Sunday, September 29, 2013

Kiki Shepard's K.I.S. Foundation Hosts 10th Annual Celebrity Bowling Challenge At PINZ

KIKI SHEPARD (center) is surrounded by celebrity friends
Kiki Shepard’s K.I.S. Foundation hosted its 10th Annual Celebrity Bowling Challenge last night with a fun-filled, star-packed night of fun that included bowling, food, drinks and good-hearted competition.

Saturday night was chock full of stars as a number of celebrities took to the PINZ Entertainment Center bowling lanes in Studio City to take part in a bowling challenge with a mandate to raise Sickle Cell Awareness.

The Celebrity Bowling Challenge is held annually during Sickle Cell Awareness month to bring attention to the disease.


“We in the entertainment industry can do this for sickle cell,” said Kiki Shepard (It’s Showtime At The Apollo/A Rage in Harlem). “Together we can break the cycle of sickle cell. It’s a disease that can be eradicated if we lift our voices. I am dedicated to raising awareness. Compassion has no limits.”


“I’m here primarily because of Kiki,” said Salli RichardsonWhitfield (Eureka), who is married to Dondre Whitfield and whose godchild has sickle cell. “I come because we have an opportunity to give back to our own. I’ve been to the hospital many a night for my godchild. So we know about this disease. We always do what we can.”


“I’m here to support sickle cell research,” said Art Evans (A Soldier’s Story). “This is important. This kind of thing creates an awareness. Hopefully we’ll get enough publicity that it will give this disease some attention, the kind of attention that some of these other diseases get.”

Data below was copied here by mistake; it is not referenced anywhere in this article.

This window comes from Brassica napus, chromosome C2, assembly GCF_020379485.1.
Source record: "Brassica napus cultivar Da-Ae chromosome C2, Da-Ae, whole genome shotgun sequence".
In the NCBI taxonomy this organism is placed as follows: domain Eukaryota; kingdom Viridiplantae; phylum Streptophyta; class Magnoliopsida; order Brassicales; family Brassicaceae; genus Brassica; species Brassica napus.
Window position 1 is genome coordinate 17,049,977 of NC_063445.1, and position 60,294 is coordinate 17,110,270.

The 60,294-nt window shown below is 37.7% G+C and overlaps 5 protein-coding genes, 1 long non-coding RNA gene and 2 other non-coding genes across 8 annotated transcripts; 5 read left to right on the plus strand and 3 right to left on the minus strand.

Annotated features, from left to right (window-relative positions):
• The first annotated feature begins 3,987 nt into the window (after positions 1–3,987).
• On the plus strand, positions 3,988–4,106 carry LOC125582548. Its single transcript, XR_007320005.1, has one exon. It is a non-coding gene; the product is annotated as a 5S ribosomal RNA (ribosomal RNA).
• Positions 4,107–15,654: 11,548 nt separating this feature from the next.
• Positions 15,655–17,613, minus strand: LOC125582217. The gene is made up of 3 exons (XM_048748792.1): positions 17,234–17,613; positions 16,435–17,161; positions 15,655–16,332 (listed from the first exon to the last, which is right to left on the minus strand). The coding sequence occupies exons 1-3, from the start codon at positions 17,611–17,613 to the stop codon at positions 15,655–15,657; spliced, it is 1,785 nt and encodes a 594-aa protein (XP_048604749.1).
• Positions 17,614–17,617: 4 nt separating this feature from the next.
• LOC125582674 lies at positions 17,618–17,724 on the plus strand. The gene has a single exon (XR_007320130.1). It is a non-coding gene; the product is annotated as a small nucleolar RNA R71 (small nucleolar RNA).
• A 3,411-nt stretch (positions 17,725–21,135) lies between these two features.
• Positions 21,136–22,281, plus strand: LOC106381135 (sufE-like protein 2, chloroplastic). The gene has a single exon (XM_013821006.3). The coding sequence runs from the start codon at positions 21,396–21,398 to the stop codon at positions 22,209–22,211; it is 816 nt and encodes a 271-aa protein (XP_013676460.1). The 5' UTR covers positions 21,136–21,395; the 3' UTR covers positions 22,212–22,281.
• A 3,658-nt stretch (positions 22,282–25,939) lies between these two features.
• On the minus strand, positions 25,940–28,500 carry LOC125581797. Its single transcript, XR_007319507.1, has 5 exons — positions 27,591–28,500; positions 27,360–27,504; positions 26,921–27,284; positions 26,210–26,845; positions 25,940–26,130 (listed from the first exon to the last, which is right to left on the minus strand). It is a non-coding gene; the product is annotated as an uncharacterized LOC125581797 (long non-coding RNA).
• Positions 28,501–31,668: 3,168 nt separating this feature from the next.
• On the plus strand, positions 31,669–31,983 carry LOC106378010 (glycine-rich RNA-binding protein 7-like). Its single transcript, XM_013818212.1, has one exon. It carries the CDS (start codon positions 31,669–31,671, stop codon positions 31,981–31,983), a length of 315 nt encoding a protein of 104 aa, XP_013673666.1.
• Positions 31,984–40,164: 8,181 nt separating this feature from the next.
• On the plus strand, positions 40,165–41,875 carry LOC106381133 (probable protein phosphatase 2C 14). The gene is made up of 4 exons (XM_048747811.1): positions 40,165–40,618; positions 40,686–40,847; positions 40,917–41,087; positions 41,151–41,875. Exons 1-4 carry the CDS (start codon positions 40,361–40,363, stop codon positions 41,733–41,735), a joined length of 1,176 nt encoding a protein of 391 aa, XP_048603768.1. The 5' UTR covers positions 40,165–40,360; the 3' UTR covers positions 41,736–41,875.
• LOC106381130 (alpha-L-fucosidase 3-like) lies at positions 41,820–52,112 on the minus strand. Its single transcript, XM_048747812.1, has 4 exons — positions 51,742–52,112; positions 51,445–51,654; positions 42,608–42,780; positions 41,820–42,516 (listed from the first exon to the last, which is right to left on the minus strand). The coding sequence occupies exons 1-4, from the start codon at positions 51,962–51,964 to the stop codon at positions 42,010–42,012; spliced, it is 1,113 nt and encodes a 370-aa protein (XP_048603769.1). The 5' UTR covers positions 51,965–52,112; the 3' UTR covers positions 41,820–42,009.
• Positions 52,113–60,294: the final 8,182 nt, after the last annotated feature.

The Celebrity Bowling Challenge included 32 teams headed by celebrity captains in a two-game bowling tournament, followed by a celebrity challenge lightning round. Players competed for bragging rights, with winners of the tournament being honored in a light-hearted awards ceremony.

Discovered in the United States over 100 years ago, sickle-cell disease (SCD) statistics show that originally an African-American disease, there are approximately 80,000 Americans living with sickle-cell disease and 3.5 million with sickle cell trait and related disorders. Today the disease has crossed into all races making SCD a multi-cultural disease. There is no general applicable cure for SCD.

The K.I.S. Foundation, Inc., is a 501(c)(3) non-profit organization committed to improving the social health and quality of life for children, adults, and families living with Sickle Cell Disease, because “sickness has no boundaries and compassion has no limits.”  For information:

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